For writers trying to optimise traffic to revenue share sites which rely solely on affiliate marketing, the problem is even harder to overcome. Let’s face it, if you wanted to buy the latest fashionable high heels, or top of the range laptop, you’re hardly likely to mooch round revenue share sites looking for an ad. Type ‘latest high heels’ or ‘latest laptops’, into Google or Bing, and let them do the legwork.
The exception to this may be a personal blog, where traffic is following daily updates on, for arguments sake, your weight loss regime. They read how the products are working for you, and buy, hoping they work for them.
Don’t Forget Where You Publish:
The best place to build your following is the site(s) you publish on. Even if you don’t have the facility to follow and friend other writers, you can still follow them. It takes little time to begin to notice other writers who contribute regularly. Read their work and leave a comment.
Comment on all posts you’ve read and enjoyed. Once they see you have an interest in what they write, hopefully, they will begin to take an interest in your work. Although external traffic is more highly favoured by the search engines, they do note internal site activity. Plus, every unique view, internal or external, adds to the pot.
For the rest of us, those who write about anything we feel may be of interest, trying to optimise traffic to revenue share sites has to take a different route. While we can all earn something from internal traffic, unless we’re prepared to link up with different niche sites for every article we publish, we’re out in the cold. At least, we are from a social media point of view.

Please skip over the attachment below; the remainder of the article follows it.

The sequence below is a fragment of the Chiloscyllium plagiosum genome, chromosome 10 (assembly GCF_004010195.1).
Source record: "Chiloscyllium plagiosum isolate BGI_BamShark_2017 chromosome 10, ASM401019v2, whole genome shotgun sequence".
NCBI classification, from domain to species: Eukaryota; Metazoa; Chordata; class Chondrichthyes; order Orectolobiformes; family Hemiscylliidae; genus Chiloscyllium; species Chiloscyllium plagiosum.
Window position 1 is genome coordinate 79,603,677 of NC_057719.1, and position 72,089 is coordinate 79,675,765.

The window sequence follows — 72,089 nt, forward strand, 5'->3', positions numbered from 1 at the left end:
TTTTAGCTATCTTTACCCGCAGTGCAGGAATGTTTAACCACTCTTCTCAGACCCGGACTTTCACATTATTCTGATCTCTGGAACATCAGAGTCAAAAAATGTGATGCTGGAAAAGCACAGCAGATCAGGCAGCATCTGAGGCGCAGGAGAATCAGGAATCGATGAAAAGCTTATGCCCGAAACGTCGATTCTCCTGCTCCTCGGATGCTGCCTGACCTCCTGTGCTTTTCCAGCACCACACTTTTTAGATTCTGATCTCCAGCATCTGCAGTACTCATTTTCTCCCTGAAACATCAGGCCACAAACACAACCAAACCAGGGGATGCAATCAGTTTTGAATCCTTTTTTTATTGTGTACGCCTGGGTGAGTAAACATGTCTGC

Our best bet to optimise traffic to revenue share sites has to be the search engines. Mention search engines, and their dreaded cousins, keywords, come to the fore. Keywords, keyword phrases, are still very relevant in getting our articles to the top of the rankings, where they have a better chance of being viewed.
One very good keyword generator is the free to use ‘Keyword Tool’, recently mentioned on the Harlow McGaw Media Facebook page. Easy to use and self explanatory, it would seem to have been instrumental in sending at least one post viral.
Using social media to optimise traffic to revenue share sites seems to work best for those with niche subjects. Provided, that is, their choice of social media pages are relevant to their subject.
For the rest of us; well I wouldn’t go so far as to delete my social media accounts. Even the odd view helps the cents, but I wouldn’t spend inordinate amounts of time on the sites either.
Trying to optimise traffic to revenue share sites, using the search engines seems to be the way to go for most of us. Concentrating our efforts on improving our keyword phrases. At the same time refining our use of tags, while continuing to link to our social media sites as an extra.
Images care of:- By ProtoplasmaKid (Own work) [CC BY-SA 4.0 (http://creativecommons.org/licenses/by-sa/4.0)], via Wikimedia Commons
By Airman 1st Class Devin N. Boyer [Public domain], via Wikimedia Commons
By Facebook (Facebook) [Public domain], via Wikimedia Commons
By en:User:GageSkidmore, modified by User:Cpro (Own work, modified from File:Twitter logo.svg) [Public domain], from Wikimedia Commons
By Pinterest (Pinterest) [Public domain], via Wikimedia Commons
A British expat who has lived on this Island of Tenerife for over twelve years.A full time freelance writer, most of my time is spent article writing. I also write on D2C, Writedge, and wherever takes my fancy. For fun I try to increase my portfolio of short stories, with a view to eventually getting them published.